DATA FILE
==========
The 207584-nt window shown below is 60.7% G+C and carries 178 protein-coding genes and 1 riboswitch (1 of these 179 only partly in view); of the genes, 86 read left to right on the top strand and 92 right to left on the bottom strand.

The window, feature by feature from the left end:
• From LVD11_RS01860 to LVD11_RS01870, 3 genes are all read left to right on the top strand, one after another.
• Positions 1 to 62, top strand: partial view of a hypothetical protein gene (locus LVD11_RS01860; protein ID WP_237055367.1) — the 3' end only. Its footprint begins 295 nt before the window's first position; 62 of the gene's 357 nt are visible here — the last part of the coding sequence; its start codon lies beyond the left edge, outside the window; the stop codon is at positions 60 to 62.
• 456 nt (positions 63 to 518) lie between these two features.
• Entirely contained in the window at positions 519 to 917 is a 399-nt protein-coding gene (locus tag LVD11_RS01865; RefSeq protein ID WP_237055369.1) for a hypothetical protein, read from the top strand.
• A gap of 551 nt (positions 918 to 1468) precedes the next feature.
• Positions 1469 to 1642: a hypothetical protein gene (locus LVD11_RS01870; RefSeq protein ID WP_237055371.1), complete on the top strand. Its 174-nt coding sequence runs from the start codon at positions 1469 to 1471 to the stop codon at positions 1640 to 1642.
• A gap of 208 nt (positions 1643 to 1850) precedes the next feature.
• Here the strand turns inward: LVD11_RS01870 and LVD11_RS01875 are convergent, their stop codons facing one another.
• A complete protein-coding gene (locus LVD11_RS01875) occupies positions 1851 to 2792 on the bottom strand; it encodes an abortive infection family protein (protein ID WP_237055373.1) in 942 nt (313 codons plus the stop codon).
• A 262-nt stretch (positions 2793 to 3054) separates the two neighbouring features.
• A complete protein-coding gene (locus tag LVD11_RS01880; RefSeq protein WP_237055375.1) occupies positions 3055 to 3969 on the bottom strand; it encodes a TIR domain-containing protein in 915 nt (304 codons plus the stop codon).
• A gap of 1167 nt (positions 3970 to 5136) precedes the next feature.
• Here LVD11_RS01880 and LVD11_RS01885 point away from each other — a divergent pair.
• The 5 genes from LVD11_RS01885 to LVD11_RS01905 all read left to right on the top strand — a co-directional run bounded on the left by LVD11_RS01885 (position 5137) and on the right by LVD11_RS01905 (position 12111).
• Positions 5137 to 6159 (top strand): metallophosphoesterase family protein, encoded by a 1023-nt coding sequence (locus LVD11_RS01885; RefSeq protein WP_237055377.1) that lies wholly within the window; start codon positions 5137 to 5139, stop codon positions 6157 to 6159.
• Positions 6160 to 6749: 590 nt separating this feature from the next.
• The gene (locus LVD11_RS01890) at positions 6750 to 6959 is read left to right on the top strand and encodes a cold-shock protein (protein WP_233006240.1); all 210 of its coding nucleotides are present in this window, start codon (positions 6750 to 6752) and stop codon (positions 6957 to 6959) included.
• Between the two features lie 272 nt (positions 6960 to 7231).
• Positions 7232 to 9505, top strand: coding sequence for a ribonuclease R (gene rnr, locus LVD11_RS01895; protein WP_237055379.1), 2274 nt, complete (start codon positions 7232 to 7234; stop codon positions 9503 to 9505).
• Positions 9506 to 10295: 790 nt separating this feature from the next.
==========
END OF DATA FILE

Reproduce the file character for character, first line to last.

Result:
The 207584-nt window shown below is 60.7% G+C and carries 178 protein-coding genes and 1 riboswitch (1 of these 179 only partly in view); of the genes, 86 read left to right on the top strand and 92 right to left on the bottom strand.

The window, feature by feature from the left end:
• From LVD11_RS01860 to LVD11_RS01870, 3 genes are all read left to right on the top strand, one after another.
• Positions 1 to 62, top strand: partial view of a hypothetical protein gene (locus LVD11_RS01860; protein ID WP_237055367.1) — the 3' end only. Its footprint begins 295 nt before the window's first position; 62 of the gene's 357 nt are visible here — the last part of the coding sequence; its start codon lies beyond the left edge, outside the window; the stop codon is at positions 60 to 62.
• 456 nt (positions 63 to 518) lie between these two features.
• Entirely contained in the window at positions 519 to 917 is a 399-nt protein-coding gene (locus tag LVD11_RS01865; RefSeq protein ID WP_237055369.1) for a hypothetical protein, read from the top strand.
• A gap of 551 nt (positions 918 to 1468) precedes the next feature.
• Positions 1469 to 1642: a hypothetical protein gene (locus LVD11_RS01870; RefSeq protein ID WP_237055371.1), complete on the top strand. Its 174-nt coding sequence runs from the start codon at positions 1469 to 1471 to the stop codon at positions 1640 to 1642.
• A gap of 208 nt (positions 1643 to 1850) precedes the next feature.
• Here the strand turns inward: LVD11_RS01870 and LVD11_RS01875 are convergent, their stop codons facing one another.
• A complete protein-coding gene (locus LVD11_RS01875) occupies positions 1851 to 2792 on the bottom strand; it encodes an abortive infection family protein (protein ID WP_237055373.1) in 942 nt (313 codons plus the stop codon).
• A 262-nt stretch (positions 2793 to 3054) separates the two neighbouring features.
• A complete protein-coding gene (locus tag LVD11_RS01880; RefSeq protein WP_237055375.1) occupies positions 3055 to 3969 on the bottom strand; it encodes a TIR domain-containing protein in 915 nt (304 codons plus the stop codon).
• A gap of 1167 nt (positions 3970 to 5136) precedes the next feature.
• Here LVD11_RS01880 and LVD11_RS01885 point away from each other — a divergent pair.
• The 5 genes from LVD11_RS01885 to LVD11_RS01905 all read left to right on the top strand — a co-directional run bounded on the left by LVD11_RS01885 (position 5137) and on the right by LVD11_RS01905 (position 12111).
• Positions 5137 to 6159 (top strand): metallophosphoesterase family protein, encoded by a 1023-nt coding sequence (locus LVD11_RS01885; RefSeq protein WP_237055377.1) that lies wholly within the window; start codon positions 5137 to 5139, stop codon positions 6157 to 6159.
• Positions 6160 to 6749: 590 nt separating this feature from the next.
• The gene (locus LVD11_RS01890) at positions 6750 to 6959 is read left to right on the top strand and encodes a cold-shock protein (protein WP_233006240.1); all 210 of its coding nucleotides are present in this window, start codon (positions 6750 to 6752) and stop codon (positions 6957 to 6959) included.
• Between the two features lie 272 nt (positions 6960 to 7231).
• Positions 7232 to 9505, top strand: coding sequence for a ribonuclease R (gene rnr, locus LVD11_RS01895; protein WP_237055379.1), 2274 nt, complete (start codon positions 7232 to 7234; stop codon positions 9503 to 9505).
• Positions 9506 to 10295: 790 nt separating this feature from the next.